“I’m not saying it’s particularly tough for me,” Shirazi said. “But I know a lot of students are going away this [Presidents Day] weekend, and I’m wondering if they’re going to be able to manage.” Ultimately, he said, teachers should be aware of how they’re assigning homework and talk with each other.
Another student, junior Thomas Kiely, said it was “impractical” to ask every high school teacher to talk to one another about their different courses, unlike in elementary or middle school.
“While I wish we didn’t have that problem, I’m not super sure that having teachers talk to each other will be a solution that will be easy, unfortunately,” Kiely said.
Shirazi and freshman Seojin Yun both said they are concerned about a “lunch switch.” They were referring to the 11:40 lunch period for 9th- through 12th-graders; formerly it was scheduled an hour later. Lyons told The Outlook that many older students would prefer the 12:40 slot and that administrators are still discussing it.
“With the lunch time being new, I just feel like it will take a long time to get used to it,” Shirazi said. Yun agreed, and also asked why advanced math and science classes had different names than previously.
“It’s because we’re talking about a change in [state] standards from English language arts to science in the next two years,” Cartnal said. “The subject doesn’t change. It’s still science.”
Junior Grey Ingrassia said he felt “kind of scared” to bring up his feeling that there were teachers who don’t want kids to succeed. He said he’d heard of a class in which multiple students were not finishing their tests on time and he wondered whether the instructor’s methods were helpful.
Lyons said teachers can sometimes get a bad rap. He said he felt his students had respected him, but “I can also close my eyes and pick out year by year the kids who walk out of class and go ‘Mr. Lyons is a crazy person. That guy is out to get me.’ It’s not true, but it’s a perception.”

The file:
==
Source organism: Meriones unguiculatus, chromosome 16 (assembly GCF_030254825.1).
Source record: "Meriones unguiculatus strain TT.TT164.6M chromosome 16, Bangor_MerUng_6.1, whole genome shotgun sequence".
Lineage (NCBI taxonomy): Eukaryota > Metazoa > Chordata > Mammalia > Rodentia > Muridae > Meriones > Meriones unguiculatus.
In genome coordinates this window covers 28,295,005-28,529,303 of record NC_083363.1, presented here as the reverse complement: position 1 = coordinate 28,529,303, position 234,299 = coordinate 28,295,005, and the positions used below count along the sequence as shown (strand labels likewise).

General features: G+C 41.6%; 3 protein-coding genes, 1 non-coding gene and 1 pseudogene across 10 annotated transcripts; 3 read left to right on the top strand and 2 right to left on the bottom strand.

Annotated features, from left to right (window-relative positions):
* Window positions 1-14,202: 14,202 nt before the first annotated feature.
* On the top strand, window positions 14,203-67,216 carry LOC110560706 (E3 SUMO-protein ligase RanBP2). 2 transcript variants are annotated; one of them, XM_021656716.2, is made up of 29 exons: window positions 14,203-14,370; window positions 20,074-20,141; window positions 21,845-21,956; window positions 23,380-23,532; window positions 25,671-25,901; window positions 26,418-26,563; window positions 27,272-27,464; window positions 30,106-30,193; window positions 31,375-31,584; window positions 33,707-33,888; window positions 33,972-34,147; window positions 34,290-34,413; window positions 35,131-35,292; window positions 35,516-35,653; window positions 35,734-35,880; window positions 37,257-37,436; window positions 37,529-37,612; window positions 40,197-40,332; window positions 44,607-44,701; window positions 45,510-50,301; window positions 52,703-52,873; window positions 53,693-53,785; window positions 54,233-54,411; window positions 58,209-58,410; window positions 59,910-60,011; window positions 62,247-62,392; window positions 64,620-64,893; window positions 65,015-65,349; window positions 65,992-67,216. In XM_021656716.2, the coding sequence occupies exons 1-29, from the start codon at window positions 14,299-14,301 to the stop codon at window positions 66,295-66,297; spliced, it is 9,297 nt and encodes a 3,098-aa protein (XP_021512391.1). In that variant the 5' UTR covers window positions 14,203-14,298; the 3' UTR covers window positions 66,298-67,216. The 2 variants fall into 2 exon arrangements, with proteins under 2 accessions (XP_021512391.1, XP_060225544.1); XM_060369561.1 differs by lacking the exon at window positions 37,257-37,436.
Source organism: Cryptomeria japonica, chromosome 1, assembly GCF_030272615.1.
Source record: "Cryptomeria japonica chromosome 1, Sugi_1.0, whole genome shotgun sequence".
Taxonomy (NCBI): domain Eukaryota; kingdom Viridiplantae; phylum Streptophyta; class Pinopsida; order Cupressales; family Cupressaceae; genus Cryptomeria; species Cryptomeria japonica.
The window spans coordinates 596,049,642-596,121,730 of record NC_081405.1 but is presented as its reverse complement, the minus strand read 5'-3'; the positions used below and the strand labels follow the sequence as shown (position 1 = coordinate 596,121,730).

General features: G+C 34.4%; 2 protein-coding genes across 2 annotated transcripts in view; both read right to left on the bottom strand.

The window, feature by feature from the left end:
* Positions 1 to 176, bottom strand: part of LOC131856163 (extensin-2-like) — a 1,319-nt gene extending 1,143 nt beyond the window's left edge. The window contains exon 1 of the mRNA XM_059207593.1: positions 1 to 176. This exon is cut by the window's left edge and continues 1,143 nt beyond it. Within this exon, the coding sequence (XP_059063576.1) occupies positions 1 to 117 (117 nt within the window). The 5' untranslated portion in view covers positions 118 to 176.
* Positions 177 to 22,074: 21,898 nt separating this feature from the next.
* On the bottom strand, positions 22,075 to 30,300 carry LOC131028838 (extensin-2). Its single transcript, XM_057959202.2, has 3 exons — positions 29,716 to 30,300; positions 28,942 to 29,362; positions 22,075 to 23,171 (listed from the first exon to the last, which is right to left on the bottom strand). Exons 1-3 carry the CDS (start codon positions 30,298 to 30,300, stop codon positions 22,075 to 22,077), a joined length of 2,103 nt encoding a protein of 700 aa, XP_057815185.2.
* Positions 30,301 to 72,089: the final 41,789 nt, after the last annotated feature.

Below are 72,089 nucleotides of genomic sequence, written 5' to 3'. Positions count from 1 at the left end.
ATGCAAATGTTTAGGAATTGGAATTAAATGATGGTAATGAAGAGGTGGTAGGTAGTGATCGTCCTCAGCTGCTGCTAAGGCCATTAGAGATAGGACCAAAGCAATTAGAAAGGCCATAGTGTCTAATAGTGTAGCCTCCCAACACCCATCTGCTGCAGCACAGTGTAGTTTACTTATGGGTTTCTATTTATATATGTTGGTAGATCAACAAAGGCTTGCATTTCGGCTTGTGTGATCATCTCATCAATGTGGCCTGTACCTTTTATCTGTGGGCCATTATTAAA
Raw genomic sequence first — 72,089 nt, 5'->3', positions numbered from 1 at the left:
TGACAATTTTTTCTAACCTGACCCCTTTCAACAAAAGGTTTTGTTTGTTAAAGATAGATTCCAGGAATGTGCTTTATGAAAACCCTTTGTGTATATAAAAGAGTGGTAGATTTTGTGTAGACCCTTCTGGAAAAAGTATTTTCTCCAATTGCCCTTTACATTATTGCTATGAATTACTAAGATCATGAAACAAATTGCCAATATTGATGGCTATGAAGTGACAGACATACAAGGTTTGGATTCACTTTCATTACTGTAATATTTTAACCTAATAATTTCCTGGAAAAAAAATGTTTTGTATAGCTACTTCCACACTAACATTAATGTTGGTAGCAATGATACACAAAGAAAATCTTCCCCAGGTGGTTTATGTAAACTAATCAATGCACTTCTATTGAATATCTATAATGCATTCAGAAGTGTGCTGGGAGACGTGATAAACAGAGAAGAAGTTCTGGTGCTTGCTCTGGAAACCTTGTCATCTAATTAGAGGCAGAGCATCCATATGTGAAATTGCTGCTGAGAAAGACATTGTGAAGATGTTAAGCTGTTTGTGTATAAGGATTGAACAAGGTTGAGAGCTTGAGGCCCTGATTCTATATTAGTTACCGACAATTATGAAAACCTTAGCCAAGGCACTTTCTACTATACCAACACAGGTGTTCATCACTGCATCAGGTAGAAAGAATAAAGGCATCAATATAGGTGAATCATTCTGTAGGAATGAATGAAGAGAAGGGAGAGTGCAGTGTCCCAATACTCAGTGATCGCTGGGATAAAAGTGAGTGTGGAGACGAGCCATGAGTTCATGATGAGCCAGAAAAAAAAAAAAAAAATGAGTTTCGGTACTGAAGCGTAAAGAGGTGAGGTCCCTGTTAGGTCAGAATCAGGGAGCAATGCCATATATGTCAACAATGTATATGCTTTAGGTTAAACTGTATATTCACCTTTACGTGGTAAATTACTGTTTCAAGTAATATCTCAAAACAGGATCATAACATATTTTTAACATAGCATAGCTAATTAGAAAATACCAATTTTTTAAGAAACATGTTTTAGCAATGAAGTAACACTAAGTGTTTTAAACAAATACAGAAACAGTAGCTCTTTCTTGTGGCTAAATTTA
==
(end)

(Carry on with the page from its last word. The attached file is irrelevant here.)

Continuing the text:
Previous sessions touched on a variety of topics. The Feb. 6 session, which 15 students attended, included discussions on how students can speak to teachers about challenging topics despite fearing the instructor would be disappointed or hold grudges. Such topics related to topics like grades and grading practices and life events’ preventing them from finishing their work.
A session on Feb. 7 attracted 25 students and included discussions about the possibility of restricting off-campus lunch to juniors and seniors, stopping food delivery by services such as UberEats or Postmates, and the lunch switch.
Cartnal said future Student Speak Sessions will be held on March 6-7 and 12-14. A review of the sessions will be held afterward, and one more will be scheduled in April because winter break and state testing will impede planning for additional meetings.
“My intent is to continue to hold meetings that get students to engage with administration and get their questions answered,” Cartnal said.